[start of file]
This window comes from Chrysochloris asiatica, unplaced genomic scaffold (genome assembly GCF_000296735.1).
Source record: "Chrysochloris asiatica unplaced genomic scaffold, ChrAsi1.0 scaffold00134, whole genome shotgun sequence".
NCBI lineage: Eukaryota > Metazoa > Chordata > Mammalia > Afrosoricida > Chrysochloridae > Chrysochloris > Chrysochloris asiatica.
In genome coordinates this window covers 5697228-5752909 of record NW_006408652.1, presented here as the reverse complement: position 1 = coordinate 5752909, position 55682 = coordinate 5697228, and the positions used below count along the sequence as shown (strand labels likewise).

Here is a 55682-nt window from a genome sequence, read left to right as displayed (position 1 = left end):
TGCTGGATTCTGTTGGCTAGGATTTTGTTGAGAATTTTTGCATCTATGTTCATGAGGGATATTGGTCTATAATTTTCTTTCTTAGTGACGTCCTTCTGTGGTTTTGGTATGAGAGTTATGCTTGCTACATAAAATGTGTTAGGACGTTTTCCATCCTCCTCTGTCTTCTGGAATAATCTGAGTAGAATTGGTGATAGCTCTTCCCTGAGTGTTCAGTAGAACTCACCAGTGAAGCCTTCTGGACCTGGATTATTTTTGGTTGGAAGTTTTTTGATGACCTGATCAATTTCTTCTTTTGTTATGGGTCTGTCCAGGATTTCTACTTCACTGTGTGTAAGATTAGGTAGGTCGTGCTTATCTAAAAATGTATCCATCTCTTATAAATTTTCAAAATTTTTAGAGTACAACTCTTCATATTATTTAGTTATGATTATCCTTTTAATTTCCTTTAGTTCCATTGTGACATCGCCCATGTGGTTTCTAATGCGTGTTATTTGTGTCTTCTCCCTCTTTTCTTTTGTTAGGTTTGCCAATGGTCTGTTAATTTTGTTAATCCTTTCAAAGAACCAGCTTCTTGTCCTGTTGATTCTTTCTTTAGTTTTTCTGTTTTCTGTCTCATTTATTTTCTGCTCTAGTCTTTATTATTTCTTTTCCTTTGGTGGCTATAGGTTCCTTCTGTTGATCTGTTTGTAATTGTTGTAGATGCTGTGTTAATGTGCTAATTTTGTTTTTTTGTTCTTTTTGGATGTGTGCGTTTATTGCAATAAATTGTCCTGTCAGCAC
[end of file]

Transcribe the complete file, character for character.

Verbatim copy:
This window comes from Chrysochloris asiatica, unplaced genomic scaffold (genome assembly GCF_000296735.1).
Source record: "Chrysochloris asiatica unplaced genomic scaffold, ChrAsi1.0 scaffold00134, whole genome shotgun sequence".
NCBI lineage: Eukaryota > Metazoa > Chordata > Mammalia > Afrosoricida > Chrysochloridae > Chrysochloris > Chrysochloris asiatica.
In genome coordinates this window covers 5697228-5752909 of record NW_006408652.1, presented here as the reverse complement: position 1 = coordinate 5752909, position 55682 = coordinate 5697228, and the positions used below count along the sequence as shown (strand labels likewise).

Here is a 55682-nt window from a genome sequence, read left to right as displayed (position 1 = left end):
TGCTGGATTCTGTTGGCTAGGATTTTGTTGAGAATTTTTGCATCTATGTTCATGAGGGATATTGGTCTATAATTTTCTTTCTTAGTGACGTCCTTCTGTGGTTTTGGTATGAGAGTTATGCTTGCTACATAAAATGTGTTAGGACGTTTTCCATCCTCCTCTGTCTTCTGGAATAATCTGAGTAGAATTGGTGATAGCTCTTCCCTGAGTGTTCAGTAGAACTCACCAGTGAAGCCTTCTGGACCTGGATTATTTTTGGTTGGAAGTTTTTTGATGACCTGATCAATTTCTTCTTTTGTTATGGGTCTGTCCAGGATTTCTACTTCACTGTGTGTAAGATTAGGTAGGTCGTGCTTATCTAAAAATGTATCCATCTCTTATAAATTTTCAAAATTTTTAGAGTACAACTCTTCATATTATTTAGTTATGATTATCCTTTTAATTTCCTTTAGTTCCATTGTGACATCGCCCATGTGGTTTCTAATGCGTGTTATTTGTGTCTTCTCCCTCTTTTCTTTTGTTAGGTTTGCCAATGGTCTGTTAATTTTGTTAATCCTTTCAAAGAACCAGCTTCTTGTCCTGTTGATTCTTTCTTTAGTTTTTCTGTTTTCTGTCTCATTTATTTTCTGCTCTAGTCTTTATTATTTCTTTTCCTTTGGTGGCTATAGGTTCCTTCTGTTGATCTGTTTGTAATTGTTGTAGATGCTGTGTTAATGTGCTAATTTTGTTTTTTTGTTCTTTTTGGATGTGTGCGTTTATTGCAATAAATTGTCCTGTCAGCAC